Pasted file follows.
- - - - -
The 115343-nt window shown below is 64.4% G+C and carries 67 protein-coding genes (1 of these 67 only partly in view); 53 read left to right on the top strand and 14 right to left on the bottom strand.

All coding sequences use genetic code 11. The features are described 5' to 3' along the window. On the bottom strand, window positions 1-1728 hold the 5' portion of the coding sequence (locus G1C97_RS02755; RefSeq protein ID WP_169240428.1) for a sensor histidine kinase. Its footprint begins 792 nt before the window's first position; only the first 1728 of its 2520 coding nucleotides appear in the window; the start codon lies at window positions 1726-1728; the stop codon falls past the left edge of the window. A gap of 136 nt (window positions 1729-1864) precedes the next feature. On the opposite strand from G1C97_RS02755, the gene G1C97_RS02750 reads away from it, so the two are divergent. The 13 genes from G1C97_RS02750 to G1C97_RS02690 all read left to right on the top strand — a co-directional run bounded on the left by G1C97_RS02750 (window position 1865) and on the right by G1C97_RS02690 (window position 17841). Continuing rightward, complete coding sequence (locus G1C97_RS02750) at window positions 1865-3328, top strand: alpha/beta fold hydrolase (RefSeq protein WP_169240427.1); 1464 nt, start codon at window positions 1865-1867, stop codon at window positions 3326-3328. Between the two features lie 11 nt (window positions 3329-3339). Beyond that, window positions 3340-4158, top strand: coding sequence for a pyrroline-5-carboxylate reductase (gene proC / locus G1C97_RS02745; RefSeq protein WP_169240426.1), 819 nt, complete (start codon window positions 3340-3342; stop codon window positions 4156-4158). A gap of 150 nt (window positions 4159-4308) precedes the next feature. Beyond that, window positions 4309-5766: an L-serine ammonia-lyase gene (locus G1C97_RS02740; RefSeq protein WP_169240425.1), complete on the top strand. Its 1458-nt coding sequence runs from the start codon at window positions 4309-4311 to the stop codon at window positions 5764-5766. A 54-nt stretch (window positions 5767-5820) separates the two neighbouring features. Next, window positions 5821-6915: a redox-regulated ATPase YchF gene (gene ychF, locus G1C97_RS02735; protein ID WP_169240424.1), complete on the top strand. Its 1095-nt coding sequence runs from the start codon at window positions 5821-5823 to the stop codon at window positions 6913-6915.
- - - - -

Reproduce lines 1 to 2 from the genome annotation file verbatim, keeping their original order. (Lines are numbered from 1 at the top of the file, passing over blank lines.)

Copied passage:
The 115343-nt window shown below is 64.4% G+C and carries 67 protein-coding genes (1 of these 67 only partly in view); 53 read left to right on the top strand and 14 right to left on the bottom strand.

All coding sequences use genetic code 11. The features are described 5' to 3' along the window. On the bottom strand, window positions 1-1728 hold the 5' portion of the coding sequence (locus G1C97_RS02755; RefSeq protein ID WP_169240428.1) for a sensor histidine kinase. Its footprint begins 792 nt before the window's first position; only the first 1728 of its 2520 coding nucleotides appear in the window; the start codon lies at window positions 1726-1728; the stop codon falls past the left edge of the window. A gap of 136 nt (window positions 1729-1864) precedes the next feature. On the opposite strand from G1C97_RS02755, the gene G1C97_RS02750 reads away from it, so the two are divergent. The 13 genes from G1C97_RS02750 to G1C97_RS02690 all read left to right on the top strand — a co-directional run bounded on the left by G1C97_RS02750 (window position 1865) and on the right by G1C97_RS02690 (window position 17841). Continuing rightward, complete coding sequence (locus G1C97_RS02750) at window positions 1865-3328, top strand: alpha/beta fold hydrolase (RefSeq protein WP_169240427.1); 1464 nt, start codon at window positions 1865-1867, stop codon at window positions 3326-3328. Between the two features lie 11 nt (window positions 3329-3339). Beyond that, window positions 3340-4158, top strand: coding sequence for a pyrroline-5-carboxylate reductase (gene proC / locus G1C97_RS02745; RefSeq protein WP_169240426.1), 819 nt, complete (start codon window positions 3340-3342; stop codon window positions 4156-4158). A gap of 150 nt (window positions 4159-4308) precedes the next feature. Beyond that, window positions 4309-5766: an L-serine ammonia-lyase gene (locus G1C97_RS02740; RefSeq protein WP_169240425.1), complete on the top strand. Its 1458-nt coding sequence runs from the start codon at window positions 4309-4311 to the stop codon at window positions 5764-5766. A 54-nt stretch (window positions 5767-5820) separates the two neighbouring features. Next, window positions 5821-6915: a redox-regulated ATPase YchF gene (gene ychF, locus G1C97_RS02735; protein ID WP_169240424.1), complete on the top strand. Its 1095-nt coding sequence runs from the start codon at window positions 5821-5823 to the stop codon at window positions 6913-6915.